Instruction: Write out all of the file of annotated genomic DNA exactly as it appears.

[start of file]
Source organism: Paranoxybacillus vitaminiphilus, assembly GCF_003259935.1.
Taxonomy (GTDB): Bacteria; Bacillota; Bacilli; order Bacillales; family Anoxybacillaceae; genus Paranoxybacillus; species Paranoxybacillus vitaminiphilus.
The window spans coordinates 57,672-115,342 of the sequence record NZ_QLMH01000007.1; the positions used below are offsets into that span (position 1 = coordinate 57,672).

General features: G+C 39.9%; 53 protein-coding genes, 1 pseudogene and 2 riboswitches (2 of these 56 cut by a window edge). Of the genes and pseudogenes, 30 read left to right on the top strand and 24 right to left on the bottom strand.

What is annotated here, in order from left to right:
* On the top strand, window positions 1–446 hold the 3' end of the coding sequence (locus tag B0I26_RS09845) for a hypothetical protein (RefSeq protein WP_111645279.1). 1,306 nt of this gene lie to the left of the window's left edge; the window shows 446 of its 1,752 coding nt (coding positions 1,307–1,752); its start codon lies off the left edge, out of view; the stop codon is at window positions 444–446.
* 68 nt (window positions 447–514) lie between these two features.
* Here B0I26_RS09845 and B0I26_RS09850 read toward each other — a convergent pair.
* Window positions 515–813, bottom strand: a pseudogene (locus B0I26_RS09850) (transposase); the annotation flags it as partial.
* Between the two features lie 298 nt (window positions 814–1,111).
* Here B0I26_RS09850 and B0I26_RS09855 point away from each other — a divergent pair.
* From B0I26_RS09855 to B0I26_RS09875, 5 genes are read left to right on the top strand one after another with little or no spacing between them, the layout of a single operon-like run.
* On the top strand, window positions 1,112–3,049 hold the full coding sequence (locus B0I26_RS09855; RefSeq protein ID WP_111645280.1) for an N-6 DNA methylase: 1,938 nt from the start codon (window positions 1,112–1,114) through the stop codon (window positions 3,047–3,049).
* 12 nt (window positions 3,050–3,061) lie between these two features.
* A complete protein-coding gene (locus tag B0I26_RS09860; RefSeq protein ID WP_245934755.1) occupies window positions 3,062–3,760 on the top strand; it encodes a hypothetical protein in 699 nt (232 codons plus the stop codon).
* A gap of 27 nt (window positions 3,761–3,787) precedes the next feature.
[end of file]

Source organism: Paranoxybacillus vitaminiphilus, assembly GCF_003259935.1.
Taxonomy (GTDB): Bacteria; Bacillota; Bacilli; order Bacillales; family Anoxybacillaceae; genus Paranoxybacillus; species Paranoxybacillus vitaminiphilus.
The window spans coordinates 57,672-115,342 of the sequence record NZ_QLMH01000007.1; the positions used below are offsets into that span (position 1 = coordinate 57,672).

General features: G+C 39.9%; 53 protein-coding genes, 1 pseudogene and 2 riboswitches (2 of these 56 cut by a window edge). Of the genes and pseudogenes, 30 read left to right on the top strand and 24 right to left on the bottom strand.

What is annotated here, in order from left to right:
* On the top strand, window positions 1–446 hold the 3' end of the coding sequence (locus tag B0I26_RS09845) for a hypothetical protein (RefSeq protein WP_111645279.1). 1,306 nt of this gene lie to the left of the window's left edge; the window shows 446 of its 1,752 coding nt (coding positions 1,307–1,752); its start codon lies off the left edge, out of view; the stop codon is at window positions 444–446.
* 68 nt (window positions 447–514) lie between these two features.
* Here B0I26_RS09845 and B0I26_RS09850 read toward each other — a convergent pair.
* Window positions 515–813, bottom strand: a pseudogene (locus B0I26_RS09850) (transposase); the annotation flags it as partial.
* Between the two features lie 298 nt (window positions 814–1,111).
* Here B0I26_RS09850 and B0I26_RS09855 point away from each other — a divergent pair.
* From B0I26_RS09855 to B0I26_RS09875, 5 genes are read left to right on the top strand one after another with little or no spacing between them, the layout of a single operon-like run.
* On the top strand, window positions 1,112–3,049 hold the full coding sequence (locus B0I26_RS09855; RefSeq protein ID WP_111645280.1) for an N-6 DNA methylase: 1,938 nt from the start codon (window positions 1,112–1,114) through the stop codon (window positions 3,047–3,049).
* 12 nt (window positions 3,050–3,061) lie between these two features.
* A complete protein-coding gene (locus tag B0I26_RS09860; RefSeq protein ID WP_245934755.1) occupies window positions 3,062–3,760 on the top strand; it encodes a hypothetical protein in 699 nt (232 codons plus the stop codon).
* A gap of 27 nt (window positions 3,761–3,787) precedes the next feature.